Heating is usually electrical which avoids naked flames that could ignite the compounds.

Reflux in Organic Chemistry (http://www.alevelh2chemistry.com/wp-content/uploads/2015/01/Reflux-in-Organic-Chemistry-195x300.png)

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Distillation

Separates liquids with different boiling points by gently heating the mixture the substances evaporate out the mixture in order of increasing boiling point.Thermometer placed at neck of condenser to show the boiling point of the substance.

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What are haloalkanes

An alkane with at least 1 halogen in place of a hydrogen atom.

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Polarity of haloalkanes

Halogens more electronegative than carbon so carbon-halogen bond is polar.

Carbon is electron deficient so can be attacked by a nucleophile- electron pair donor.

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Nucleophilic substitution reactions

Nucleophile attacks a polar molecule, removes a functional group and puts itself in its place, general equation is: RX + Nu- -> RNu + X-

Carbon can only be bonded to four other molecules so the addition of the nucleophile breaks the bond between the carbon and the halogen. The pair of electrons are taken by the halogen and become a lone pair.

Image result for nucleophilic substitution haloalkanes (http://www.chemhume.co.uk/ASCHEM/Unit%202/Ch11%20Alcohols/images/nucleophilic_substitution_mechanism.jpg)

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Hydrolysis of haloalkanes

Molecules are split by water molecules. Haloalkanes hydrolysed to make alcohols.

1) With a warm aqueous alkali, eg NaOH solution, in a nucleophillic substitution reaction. The nucleophile, in this case OH- kicks out the halogen and takes its place. General equation: RX + OH- -> ROH + X-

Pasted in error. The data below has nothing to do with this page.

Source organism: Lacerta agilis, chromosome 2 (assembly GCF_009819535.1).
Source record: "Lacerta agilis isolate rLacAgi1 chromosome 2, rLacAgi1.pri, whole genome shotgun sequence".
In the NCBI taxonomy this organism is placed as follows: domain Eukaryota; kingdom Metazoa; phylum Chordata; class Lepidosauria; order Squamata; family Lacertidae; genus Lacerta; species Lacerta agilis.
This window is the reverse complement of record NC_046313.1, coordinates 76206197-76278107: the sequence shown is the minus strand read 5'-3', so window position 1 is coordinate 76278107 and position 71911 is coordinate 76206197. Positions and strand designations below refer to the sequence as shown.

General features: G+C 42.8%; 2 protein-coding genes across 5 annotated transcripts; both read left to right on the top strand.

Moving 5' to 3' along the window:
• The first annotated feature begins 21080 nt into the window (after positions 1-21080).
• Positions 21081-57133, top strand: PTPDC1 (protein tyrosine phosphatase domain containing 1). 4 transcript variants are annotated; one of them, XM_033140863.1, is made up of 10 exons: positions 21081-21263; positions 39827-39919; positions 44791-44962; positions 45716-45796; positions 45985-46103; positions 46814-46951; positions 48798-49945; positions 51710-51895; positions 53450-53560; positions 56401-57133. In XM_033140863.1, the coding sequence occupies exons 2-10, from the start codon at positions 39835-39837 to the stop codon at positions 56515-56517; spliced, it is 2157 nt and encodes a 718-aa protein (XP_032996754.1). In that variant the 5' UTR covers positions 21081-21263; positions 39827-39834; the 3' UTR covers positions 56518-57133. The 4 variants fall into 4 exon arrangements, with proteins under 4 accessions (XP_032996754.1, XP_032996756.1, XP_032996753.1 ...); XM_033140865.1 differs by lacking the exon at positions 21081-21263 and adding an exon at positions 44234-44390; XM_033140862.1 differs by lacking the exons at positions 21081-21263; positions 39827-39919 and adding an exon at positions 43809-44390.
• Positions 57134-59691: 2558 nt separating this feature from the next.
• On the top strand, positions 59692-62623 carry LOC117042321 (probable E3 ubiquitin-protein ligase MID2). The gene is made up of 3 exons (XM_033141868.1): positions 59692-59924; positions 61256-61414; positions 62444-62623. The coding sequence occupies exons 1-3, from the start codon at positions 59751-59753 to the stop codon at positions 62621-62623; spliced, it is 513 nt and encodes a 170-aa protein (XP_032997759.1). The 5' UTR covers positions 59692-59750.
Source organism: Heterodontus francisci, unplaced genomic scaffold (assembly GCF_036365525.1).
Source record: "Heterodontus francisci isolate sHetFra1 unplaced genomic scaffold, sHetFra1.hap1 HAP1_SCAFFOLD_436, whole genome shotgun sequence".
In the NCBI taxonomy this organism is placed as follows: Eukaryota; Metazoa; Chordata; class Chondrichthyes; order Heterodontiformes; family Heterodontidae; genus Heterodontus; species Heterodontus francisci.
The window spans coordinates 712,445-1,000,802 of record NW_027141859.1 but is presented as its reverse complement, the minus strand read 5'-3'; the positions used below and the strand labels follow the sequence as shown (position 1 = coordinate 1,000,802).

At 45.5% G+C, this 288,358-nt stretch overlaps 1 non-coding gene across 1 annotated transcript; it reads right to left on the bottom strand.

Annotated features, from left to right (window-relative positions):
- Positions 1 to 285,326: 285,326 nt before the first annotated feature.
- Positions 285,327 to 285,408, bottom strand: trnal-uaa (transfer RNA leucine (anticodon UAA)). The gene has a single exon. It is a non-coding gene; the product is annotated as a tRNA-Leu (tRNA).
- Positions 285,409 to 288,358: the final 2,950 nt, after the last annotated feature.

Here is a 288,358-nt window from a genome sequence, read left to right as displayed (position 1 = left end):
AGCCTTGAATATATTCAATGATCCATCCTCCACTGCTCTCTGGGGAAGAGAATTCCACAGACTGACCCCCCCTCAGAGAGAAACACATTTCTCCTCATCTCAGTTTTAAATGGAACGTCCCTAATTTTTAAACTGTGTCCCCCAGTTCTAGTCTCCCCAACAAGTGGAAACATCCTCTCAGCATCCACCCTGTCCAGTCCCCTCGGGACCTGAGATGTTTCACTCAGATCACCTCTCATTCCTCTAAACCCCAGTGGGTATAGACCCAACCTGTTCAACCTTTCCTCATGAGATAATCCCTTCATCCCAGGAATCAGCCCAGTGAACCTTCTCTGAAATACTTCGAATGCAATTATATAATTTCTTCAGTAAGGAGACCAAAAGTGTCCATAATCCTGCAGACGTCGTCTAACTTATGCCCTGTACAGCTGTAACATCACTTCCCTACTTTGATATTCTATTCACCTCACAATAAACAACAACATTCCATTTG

2) With water molecule. The reaction is slower but an alcohol still gets produced. General equation: RX + H20 -> ROH + H+ + X-

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Bond enthalpy and hydrolysis

The rate of hydrolysis depends on the bond enthalpy, weaker C-X bonds break more easily, as you go down the halogens the rate of reaction increases. 

You can use nucleophilic substitution of silver nitrate ions to compared reactivity of different haloalkanes. The time it takes for each silver halide to form a precipitate by sticking paper with a cross under the flask and time how long it takes until the cross can no longer be seen. 

If the conditions are the same then iodoalkanes react the fastest to form a precipitate.

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Identifying unknown haloalkanes

Put a sample of haloalkane in a test tube with water and silver nitrate and ethanol.

The colour formed tells you what halogen is present.

Yellow is iodoalkane.

Cream is a bromoalkane.

White is a chloroalkane.

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CFCs

Haloalkanes that contain chlorine, flourine and carbon- with all the hydrogen atoms replaced.

They were used as refrigerants, propellants for aerosols, for generatingfoamed plastics like expanded polystyrene or polyurethane foam, and as solvents for dry cleaning and for general degreasing purposes. Until scientists found out that they were destroying the ozone layer.

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CFCs and Ozone layer

Ozone layer is in the stratosphere and acts as a chemical sunscreen by absorbing a lot of UV radiation. Its formed naturally when an oxygen molecule is broken down into two free radicals by UV radiation.

The holes in the ozone layer are bad because they let UV radiation reach the earth. They're formed when CFCs travel into the upper atmosphere and absorb high-energy UV and split to form chlorine free radicals which catalyse the destruction of ozone. One Cl molecule can destroy 10,000 ozone molecules before it forms a stable compound because chlorine radicals are regenerated, so the overall reaction is: O3(g) + O(g) -> 2O2(g)